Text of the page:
If you think that you’re had a bad winter,
think how your garden must feel !
I don’t know about you but it feels as though this winter has dragged on forever. Maybe it’s the dreadful weather that has been bringing us down or the dull light levels that have kept us in the dark for so long, longing for a bit of sunshine but at last we can see light at the end of the tunnel as March appears on the horizon. March can be a wonderful month, the start of spring with all of its promises of glorious daffodils, plants exploding into growth, longer days and the prospect of much needed bright sunshine. But before we get too excited, we should remember that just as easily March can be a real disappointment, with more sharp frosts and rain possible.
Just as we have had enough of this winter then so have our gardens. It seems that our glorious climate has thrown everything at them over the last four months; they have been battered by winds, covered by snow, frozen solid and completely waterlogged by incessant rain.
So, what are the results of these trials and tribulations and what can we do about them. The frosts have certainly done plenty of damage, tender plants have been hit such as variegated hebes, yellow choisyas, potato vines and purple cordylines. In some cases these frost-bitten shrubs will just need the dead, brown bits trimmed off and then they should recover, in other cases you’ll have to whip them out and pop down to the garden centre for replacements. With some plants that are only just hardy (such as Phoenix palms) we have been chancing our arm over the last few years; this year nature has reminded us who’s boss and not to push our luck.
Snow too has done its own damage, weighing down and breaking branches, stems and leaves. The phormiums look a mess, all bent over and out of shape. These will just need a bit of a tidy up with the secateurs to recover their shape and form. Other plants might need staking or tying back. Keep an eye out for damaged bark on trees and shrubs where the weight of the snow may have caused cracks and splits. These wounded areas can give rise to fungal and bacterial infections in the future. If you do see cankers or diseases such as coral spot then you will have to cut them out, remembering to cut at least 6 inches beyond the infected area into the healthy wood to ensure you have caught as much of it as possible. Make sure that you wash and disinfect your pruning tools after they have come into contact with any diseased plant material so you don’t spread the infection around the garden.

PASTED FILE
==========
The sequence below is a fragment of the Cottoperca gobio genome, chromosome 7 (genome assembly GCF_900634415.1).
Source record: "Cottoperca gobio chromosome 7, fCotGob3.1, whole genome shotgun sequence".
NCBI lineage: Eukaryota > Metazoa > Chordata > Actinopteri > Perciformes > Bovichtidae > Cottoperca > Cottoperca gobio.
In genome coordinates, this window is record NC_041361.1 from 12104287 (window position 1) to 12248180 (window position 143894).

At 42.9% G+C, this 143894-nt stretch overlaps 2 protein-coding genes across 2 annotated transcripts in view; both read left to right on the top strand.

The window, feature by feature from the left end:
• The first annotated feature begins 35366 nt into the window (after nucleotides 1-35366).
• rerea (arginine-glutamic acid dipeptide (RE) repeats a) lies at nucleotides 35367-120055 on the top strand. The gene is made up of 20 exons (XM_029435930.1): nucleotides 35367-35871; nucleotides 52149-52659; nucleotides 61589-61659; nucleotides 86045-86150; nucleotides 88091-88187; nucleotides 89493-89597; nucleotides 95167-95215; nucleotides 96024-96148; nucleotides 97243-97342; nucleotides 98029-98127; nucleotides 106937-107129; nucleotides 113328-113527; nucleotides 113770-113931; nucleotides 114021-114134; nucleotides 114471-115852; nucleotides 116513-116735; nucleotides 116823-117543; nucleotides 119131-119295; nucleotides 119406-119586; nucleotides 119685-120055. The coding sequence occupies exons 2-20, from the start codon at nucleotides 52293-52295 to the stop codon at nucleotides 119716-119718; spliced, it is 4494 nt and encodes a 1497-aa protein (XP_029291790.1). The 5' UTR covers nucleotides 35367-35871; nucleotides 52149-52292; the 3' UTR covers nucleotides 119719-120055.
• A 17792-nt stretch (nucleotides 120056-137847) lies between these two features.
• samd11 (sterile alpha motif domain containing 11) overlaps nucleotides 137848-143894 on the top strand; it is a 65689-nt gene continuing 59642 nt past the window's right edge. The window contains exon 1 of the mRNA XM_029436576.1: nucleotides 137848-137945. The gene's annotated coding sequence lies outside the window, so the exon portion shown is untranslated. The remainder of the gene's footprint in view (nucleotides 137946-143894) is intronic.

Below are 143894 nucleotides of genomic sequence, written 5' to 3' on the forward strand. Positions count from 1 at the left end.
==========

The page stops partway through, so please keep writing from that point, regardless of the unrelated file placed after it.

The cool temperatures have also affected our spring bulbs; most are 3 or 4 weeks behind where they should normally be at this time of year. This isn’t too much of a problem, unless you are trying to organise a snowdrop walk or are relying on some early spring colour, as they will soon catch up. In fact most spring bulbs, especially daffodils, do need to be exposed to a period of cold temperatures to get them to flower properly. (A process known as vernalisation). So this year we’re predicting a riotous show of colour when they do come out.
Our lawns are also looking very sorry for themselves at the moment. The combination of snow and rain has kept them very yellow and sad. This is only temporary, they will soon go the other way in April when the sun comes up, the soil warms up and the grass starts to grow and take on that lovely verdant green colour. You might want to think about a feed and weed treatment in April to help the lawns recover a bit quicker and to also think about improving the drainage. One problem that has been particularly bad this year, exacerbated by lying snow, is a fungal disease called ‘snow mould’. This is caused by the pathogen Fusarium nivale, which forms patches of whitish pink mould all over the grass, especially in shady areas. Usually, this subsides as the temperature warms up and the lawn dries out. But to prevent it from happening in the first place you could spike the grass and apply a heavy potash feed in late summer. There are fungicidal treatments but these are only available to professionals and need to be re-applied to be effective.
The soil conditions are also pretty dreadful. At this time of year you want to be out there digging the soil over and breaking it down in preparation for sowing some vegetable seeds or for planting your spuds. When the soil is as wet and sticky as this, you are better off staying off it, as trying to work it now will lead to compaction and damage to the soil structure. Best to leave it to the end of the month when it starts to dry out and more importantly when the soil starts to warm up. Ideal conditions for cultivation is when the soil no longer sticks to your boots, we are far from that at the moment. A delay in planting is no bad thing as sowing some vegetable seed too early into cold wet soil can cause rotting off and poor performance. As a rule of thumb, a good sign that the ground is starting to warm up is when the hawthorn comes into leaf.
So next time you look out of the window at the weather and sigh, give a thought to your poor battered garden, it too can’t wait until spring. It’s only a few weeks away!